Treatment planning studies and early patient outcomes reported by academic proton centers show very promising results with proton therapy in combination with chemotherapy. Among the advantages include reduced treatment related complications including reduced inflammation of the lungs (pneumonitis) and reduced damage to the heart. Reducing the impact of curative treatment on normal, healthy lungs and heart tissue may significantly improve the quality of life and long-term survival of esophageal cancer patients.

  1. Prayongrat A, Xu C, Li H, Lin SH. Clinical outcomes of intensity modulated proton therapy and concurrent chemotherapy in esophageal carcinoma: a single institutional experience. Advances in Radiation Oncology. 2017;2(3):301-307.
  1. Xi M, Xu C, Liao Z, Chang JY. Comparative Outcomes After Definitive Chemoradiotherapy Using Proton Beam Therapy Versus Intensity Modulated Radiation Therapy for Esophageal Cancer: A Retrospective, Single-Institutional Analysis. International Journal of Radiation Oncology Biology Physics. 2017;99(3):667-676


A Hollywood Ending for Five-Year-Old U.K. Patient


By Theresa Edwards Makrush

“The Force” was with five-year-old Lila Everest as she rang Aud’s Chime March 21 signifying her successful mission to complete 30 proton therapy sessions for a brain tumor. Lila’s mom Karen Steel arranged for Star Wars reenactors to be there on Lila’s chime-ringing day. Karen met the Squad 7 members of the 501st Legion at a February screening of the classic film Star Wars: A New Hope with the music score performed live by the Jacksonville Symphony Orchestra. Karen thought it would be the perfect way to help her daughter celebrate because Lila is a Star Wars fan.

According to Lila’s dad Tim Everest, her love for the Star Wars franchise began when she first watched The Empire Strikes Back. Since then, she has adored each of the movies and has become a huge fan. While in Florida, the family visited Disney World three times, the highlight each time being the Star Wars area of Disney’s Hollywood Studios. Tim recounted how Lila was delighted to interact with the characters, including a light saber battle with the villain Kylo Ren, whom she defeated, as well as one-on-one time with robot BB-8 and her favorite Chewbacca. 

With the help of child life specialist Jennifer Duncanson and the radiation therapists, Lila was able to do her treatment without daily general anesthesia. To help her cope, Lila’s parents would tell her Star Wars jokes and trivia to share with the radiation therapists who in turn would share other Star Wars facts. Even the mask used to help her head stay in position during treatment was painted with the face of the famed robot character R2-D2. “Everyone’s been so kind, the therapists especially,” said Karen. “Even though some days are quite dark.”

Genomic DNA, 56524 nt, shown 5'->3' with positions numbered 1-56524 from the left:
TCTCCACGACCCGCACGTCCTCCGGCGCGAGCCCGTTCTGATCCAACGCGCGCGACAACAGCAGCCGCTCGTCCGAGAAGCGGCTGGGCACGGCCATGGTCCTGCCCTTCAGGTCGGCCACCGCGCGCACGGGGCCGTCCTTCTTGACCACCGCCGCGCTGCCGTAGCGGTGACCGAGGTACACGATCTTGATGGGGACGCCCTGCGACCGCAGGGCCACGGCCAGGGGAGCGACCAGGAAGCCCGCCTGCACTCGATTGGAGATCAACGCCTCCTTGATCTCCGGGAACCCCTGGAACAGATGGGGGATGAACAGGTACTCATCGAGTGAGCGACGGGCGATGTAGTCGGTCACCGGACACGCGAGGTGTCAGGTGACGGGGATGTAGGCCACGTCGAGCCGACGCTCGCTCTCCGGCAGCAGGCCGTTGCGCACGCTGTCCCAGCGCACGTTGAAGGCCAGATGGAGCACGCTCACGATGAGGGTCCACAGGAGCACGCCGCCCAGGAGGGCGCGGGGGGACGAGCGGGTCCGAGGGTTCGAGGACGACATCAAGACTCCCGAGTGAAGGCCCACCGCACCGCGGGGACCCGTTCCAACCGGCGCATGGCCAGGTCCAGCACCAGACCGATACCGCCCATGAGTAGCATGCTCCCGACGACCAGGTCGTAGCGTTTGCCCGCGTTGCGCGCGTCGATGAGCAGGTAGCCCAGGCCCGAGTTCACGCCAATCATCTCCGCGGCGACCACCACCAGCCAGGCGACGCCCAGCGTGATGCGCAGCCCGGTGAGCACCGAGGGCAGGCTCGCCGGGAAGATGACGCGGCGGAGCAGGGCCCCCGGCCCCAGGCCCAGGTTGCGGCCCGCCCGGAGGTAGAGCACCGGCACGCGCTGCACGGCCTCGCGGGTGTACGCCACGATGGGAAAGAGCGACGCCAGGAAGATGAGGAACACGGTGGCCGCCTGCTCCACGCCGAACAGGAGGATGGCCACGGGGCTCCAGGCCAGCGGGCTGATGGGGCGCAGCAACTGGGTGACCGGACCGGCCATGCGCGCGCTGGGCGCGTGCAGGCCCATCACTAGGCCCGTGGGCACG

The family made a donation to the artists-in-medicine program in the name of the reenactors group as a thank you. Tim said the arts table was a welcome diversion for Lila, especially on days she didn’t want to go to treatment.

Lila will celebrate her sixth birthday at the end of March at her home in Brighton in the United Kingdom.

The Everest family with Star Wars characters

Lila with Kilo Ren and Chewbacca


Here Comes the Sun

The Artists-in-Medicine duo Barbara Fryefield Holmes and Pamela Gardener led patients in an exploration of the sun – its energy, warmth, and uplifting joy. The resulting artworks are currently on display in the patient luncheon room. Methods used to create the expressions of sunshine include wax resistance, acrylic painting, mono-printing and collage.

A few selections from the exhibit are shown below.

sun art

sun art

About This Newsletter

The Precision Newsletter is an electronic-only publication that is distributed by email. Each issue is sent monthly to patients, alumni patients and friends of the University of Florida Health Proton Therapy Institute. As the official newsletter of the Institute, the content is compiled and prepared by our communications representative and approved by the editor Stuart Klein, executive director of UF Health Proton Therapy Institute. Special bulletin newsletters may occasionally be prepared when timely topics and new developments in proton therapy occur. If you would like to send a Letter to the Editor, please click here.


Keep In Touch

It is easy to stay in touch with us online at floridaproton.org . Look at the top right corner of the homepage for Facebook , Twitter and YouTube icons, click and join us in the social media conversation. Also on the right side of the homepage there is a button for VTOC Patient Portal . Click here to open your secure account, view your records, complete clinical trial questionnaires and communicate with your nurse case manager.


Knowing how you are feeling during and after treatment is essential to providing you the best care possible and contributes to the care of future patients.